The World Baseball Classic has been a success, if only for the moment where Rio Gomez, son of the late, great Pedro Gomez, came in and pitched for Team Colombia, just as his proud father had predicted. So many people around baseball liked Gomez and feel some kinship with his son as he continues a baseball journey, but watching the young pitcher throw a scoreless inning got me thinking about something else: why isn’t he doing this in the majors?
Gomez isn’t considered a top prospect. Neither Rotowire nor MLB Pipeline has him in their top list, 20 deep for RW and 30 for MLB Pipeline. Yet here he was against Abraham Toro (4 year major leaguer now with MIL), Bo Naylor (Mostly AAA with CLE, but a cup of coffee and playoff action), Jacob Robson (former AAA player), and Edouard Julien (MIN AAA). That’s not like the inning that Duque Huppert had, but it’s pretty good for a kid who hasn’t been higher than AA.
Gomez didn’t pitch against Team USA, who might have given a better idea of how Gomez could do against top players. We did see, over and over, that competition ranging from minor leaguers to electricians could get major league hitters out. On one hand, it shows the clear advantage that pitchers have always had - the best hitters fail 60 percent of the time - that has grown in an era of pitching tech and velocity gains. On the other, it shows there might not be as big a difference between the major leaguers and others, leading to a possible inefficiency.
I asked one longtime advance scout what the difference was, and why he felt a lower-level prospect — or a Czech amateur — might have success. “Stuff is stuff and anyone can get a couple sliders by someone once,” he said, “The best starters are the most consistent. Can that electrician get someone out over six innings? Over 30 appearances? Everyone’s rooting for [Gomez] or the Czech guy, so if they’re not advancing through a system, it’s because they’re not consistently getting outs, simple as that.” I’m not sure it is though.
Not to make this too much about Gomez, but if a non-top prospect can go out and do this against solid competition, why couldn’t he do it for the Sox? If there really is no such thing as a pitching prospect, what more does someone like Gomez need to show? I’m not saying that he’s one of the 13 or 14 best pitchers on the Red Sox right now, but if we’re not seeing pitchers get consistently better by throwing however many innings in the minors, why are they there? Every year we get some pitcher who’s learned a new grip, found a couple miles an hour, or something - more commonly in this Driveline/Exos era - but it’s seldom more than a handful and you won’t find any consistency in it from organization to organization. The best example I can think of that is with the Dodgers and their development of the ‘sweeper’ slider.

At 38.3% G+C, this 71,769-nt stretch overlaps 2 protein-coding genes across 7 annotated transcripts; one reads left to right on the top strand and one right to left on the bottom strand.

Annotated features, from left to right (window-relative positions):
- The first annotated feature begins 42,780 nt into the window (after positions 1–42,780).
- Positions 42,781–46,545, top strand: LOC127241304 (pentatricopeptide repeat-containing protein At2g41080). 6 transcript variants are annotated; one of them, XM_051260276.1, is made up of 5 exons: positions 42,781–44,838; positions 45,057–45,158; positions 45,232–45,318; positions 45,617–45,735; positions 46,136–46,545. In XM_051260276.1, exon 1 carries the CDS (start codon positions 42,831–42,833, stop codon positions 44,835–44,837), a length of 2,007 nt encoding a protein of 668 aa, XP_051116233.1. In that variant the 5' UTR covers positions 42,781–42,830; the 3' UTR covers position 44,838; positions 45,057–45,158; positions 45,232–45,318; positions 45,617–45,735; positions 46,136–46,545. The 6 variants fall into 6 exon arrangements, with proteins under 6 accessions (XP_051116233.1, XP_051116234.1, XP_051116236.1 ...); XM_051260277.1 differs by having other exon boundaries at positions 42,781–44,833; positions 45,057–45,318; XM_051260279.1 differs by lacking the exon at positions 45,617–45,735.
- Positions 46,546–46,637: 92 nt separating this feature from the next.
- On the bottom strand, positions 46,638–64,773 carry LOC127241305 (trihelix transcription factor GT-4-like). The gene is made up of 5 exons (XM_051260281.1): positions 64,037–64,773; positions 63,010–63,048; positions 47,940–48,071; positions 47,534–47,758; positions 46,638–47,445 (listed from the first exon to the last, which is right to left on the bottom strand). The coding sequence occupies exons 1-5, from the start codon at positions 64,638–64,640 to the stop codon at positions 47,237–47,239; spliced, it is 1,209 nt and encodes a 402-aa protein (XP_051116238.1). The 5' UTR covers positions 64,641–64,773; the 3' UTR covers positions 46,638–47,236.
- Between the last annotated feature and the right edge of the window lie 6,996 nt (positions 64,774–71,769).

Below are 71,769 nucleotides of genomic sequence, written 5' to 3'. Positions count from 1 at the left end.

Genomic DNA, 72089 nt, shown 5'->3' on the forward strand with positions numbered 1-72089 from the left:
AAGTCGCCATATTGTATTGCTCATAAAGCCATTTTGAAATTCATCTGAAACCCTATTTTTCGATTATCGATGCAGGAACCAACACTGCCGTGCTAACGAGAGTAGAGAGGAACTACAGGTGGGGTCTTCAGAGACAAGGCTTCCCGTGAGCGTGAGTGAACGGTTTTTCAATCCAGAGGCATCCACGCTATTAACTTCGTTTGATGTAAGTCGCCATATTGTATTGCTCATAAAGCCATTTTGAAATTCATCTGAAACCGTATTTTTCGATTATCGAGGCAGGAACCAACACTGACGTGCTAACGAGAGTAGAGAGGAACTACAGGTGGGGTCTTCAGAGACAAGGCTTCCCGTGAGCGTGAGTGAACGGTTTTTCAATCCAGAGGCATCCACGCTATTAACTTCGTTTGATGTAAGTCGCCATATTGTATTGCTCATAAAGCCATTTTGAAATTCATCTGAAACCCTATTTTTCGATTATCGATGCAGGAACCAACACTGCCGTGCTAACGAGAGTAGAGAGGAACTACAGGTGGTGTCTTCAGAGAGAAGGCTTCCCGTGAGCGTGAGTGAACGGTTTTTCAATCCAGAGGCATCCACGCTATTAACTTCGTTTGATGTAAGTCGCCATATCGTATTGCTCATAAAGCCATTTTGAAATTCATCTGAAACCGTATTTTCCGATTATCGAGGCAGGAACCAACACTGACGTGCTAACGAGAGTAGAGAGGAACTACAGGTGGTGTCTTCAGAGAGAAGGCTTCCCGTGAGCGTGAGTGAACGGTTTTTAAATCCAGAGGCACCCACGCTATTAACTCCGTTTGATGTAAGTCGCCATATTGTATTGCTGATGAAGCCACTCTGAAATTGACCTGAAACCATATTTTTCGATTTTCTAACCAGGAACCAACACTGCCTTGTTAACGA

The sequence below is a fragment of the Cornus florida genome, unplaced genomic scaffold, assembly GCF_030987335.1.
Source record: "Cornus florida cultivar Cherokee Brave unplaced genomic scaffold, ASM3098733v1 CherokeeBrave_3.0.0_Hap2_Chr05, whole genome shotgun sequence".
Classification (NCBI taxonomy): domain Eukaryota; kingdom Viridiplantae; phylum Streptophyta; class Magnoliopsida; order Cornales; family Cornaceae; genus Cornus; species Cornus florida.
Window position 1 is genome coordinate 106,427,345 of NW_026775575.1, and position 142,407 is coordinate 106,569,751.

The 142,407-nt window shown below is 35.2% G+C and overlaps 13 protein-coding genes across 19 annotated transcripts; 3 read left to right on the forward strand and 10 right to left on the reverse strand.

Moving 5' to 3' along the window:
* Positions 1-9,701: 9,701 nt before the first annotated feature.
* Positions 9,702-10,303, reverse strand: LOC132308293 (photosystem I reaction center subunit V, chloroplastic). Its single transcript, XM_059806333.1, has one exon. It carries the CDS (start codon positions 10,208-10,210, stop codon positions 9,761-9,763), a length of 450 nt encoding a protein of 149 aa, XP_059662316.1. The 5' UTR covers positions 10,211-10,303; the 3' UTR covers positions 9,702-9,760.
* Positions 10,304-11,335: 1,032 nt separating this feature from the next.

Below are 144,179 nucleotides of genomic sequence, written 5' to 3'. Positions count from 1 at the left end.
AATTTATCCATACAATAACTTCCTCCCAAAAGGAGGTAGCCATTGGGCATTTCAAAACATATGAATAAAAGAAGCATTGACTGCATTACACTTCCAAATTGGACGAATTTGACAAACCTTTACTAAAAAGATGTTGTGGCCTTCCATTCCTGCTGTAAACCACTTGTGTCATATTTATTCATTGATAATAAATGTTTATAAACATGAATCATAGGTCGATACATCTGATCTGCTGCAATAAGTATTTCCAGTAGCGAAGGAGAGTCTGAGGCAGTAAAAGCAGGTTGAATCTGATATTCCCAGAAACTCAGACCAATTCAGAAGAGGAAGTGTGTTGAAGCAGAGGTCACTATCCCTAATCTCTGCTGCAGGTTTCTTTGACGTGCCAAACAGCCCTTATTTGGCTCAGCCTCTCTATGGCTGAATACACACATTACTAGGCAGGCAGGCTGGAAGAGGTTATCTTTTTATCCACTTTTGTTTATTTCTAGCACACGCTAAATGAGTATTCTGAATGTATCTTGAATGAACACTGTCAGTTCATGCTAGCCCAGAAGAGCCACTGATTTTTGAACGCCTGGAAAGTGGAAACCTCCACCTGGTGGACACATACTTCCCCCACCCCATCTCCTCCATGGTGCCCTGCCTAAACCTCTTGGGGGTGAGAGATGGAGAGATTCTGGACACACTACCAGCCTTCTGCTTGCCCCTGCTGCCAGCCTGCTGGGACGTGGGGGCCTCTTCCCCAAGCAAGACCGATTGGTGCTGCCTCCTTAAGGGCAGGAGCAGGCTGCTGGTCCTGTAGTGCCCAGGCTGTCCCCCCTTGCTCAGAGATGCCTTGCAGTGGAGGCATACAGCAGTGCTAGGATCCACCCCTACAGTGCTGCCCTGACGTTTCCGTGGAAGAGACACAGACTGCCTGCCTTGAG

What Rio Gomez is showing us, aside from a heartwarming story, is that pitching development is largely failing. It’s filtering more than it’s developing and more often than not, doing it through failure and injury. How many Rio Gomez’s are out there, with the ability to get major leaguers out, but stuck in Somerset, Massachusetts working for minimum wage? And don’t they all deserve better?
On to the injuries:
JOSE ALTUVE, 2B HOU (fractured thumb)
Jose Altuve took a fastball off the hand and the result was exactly what you’d expect. It’s a fractured thumb that may need surgery to fixate. The surgery won’t speed up the recovery, remember. Bones heal on their own time and the pins are there to make sure they heal in the proper alignment. The normal time frame is six to eight weeks, but it’s expected that this will be on the longer side, plus some time to tune up his swing. Saying June 1 as a goal date probably won’t be far off. (You’ll see many quoting eight to ten weeks but that’s “missed time”, which includes the ready time.)
The surgery hasn’t happened yet, but is likely early this week. There’s no reason to wait and some studies that show the early stage healing is important. If there’s any misalignment, getting that back in place is key to the quickest and best healing. The surgery itself is simple and without much complication, so Altuve shouldn’t expect to lose any function once the bone is healed. There’s no known ligament or tendon involvement, making the surgery and the healing relatively simple.
David Hensley got the start at second on Sunday and with Altuve at the WBC, the Astros have a bit of a head start on replacing him. Mauricio Dubon is also in the mix, but it’s not a deep group, nor is there a ready replacement like they had when Jeremy Pena stepped in for Carlos Correa. There’s already some suggestion that Dana Brown is looking around, with teams like Toronto and Atlanta deep at the position. I’d thought Jurickson Profar might be a fit, given his flexibility once Altuve returns, but he signed with the Rockies, where he may take over at a couple positions.
Oh yeah, padded gloves could have prevented this.
BRANDON NIMMO, OF NYM (sprained ankle/knee)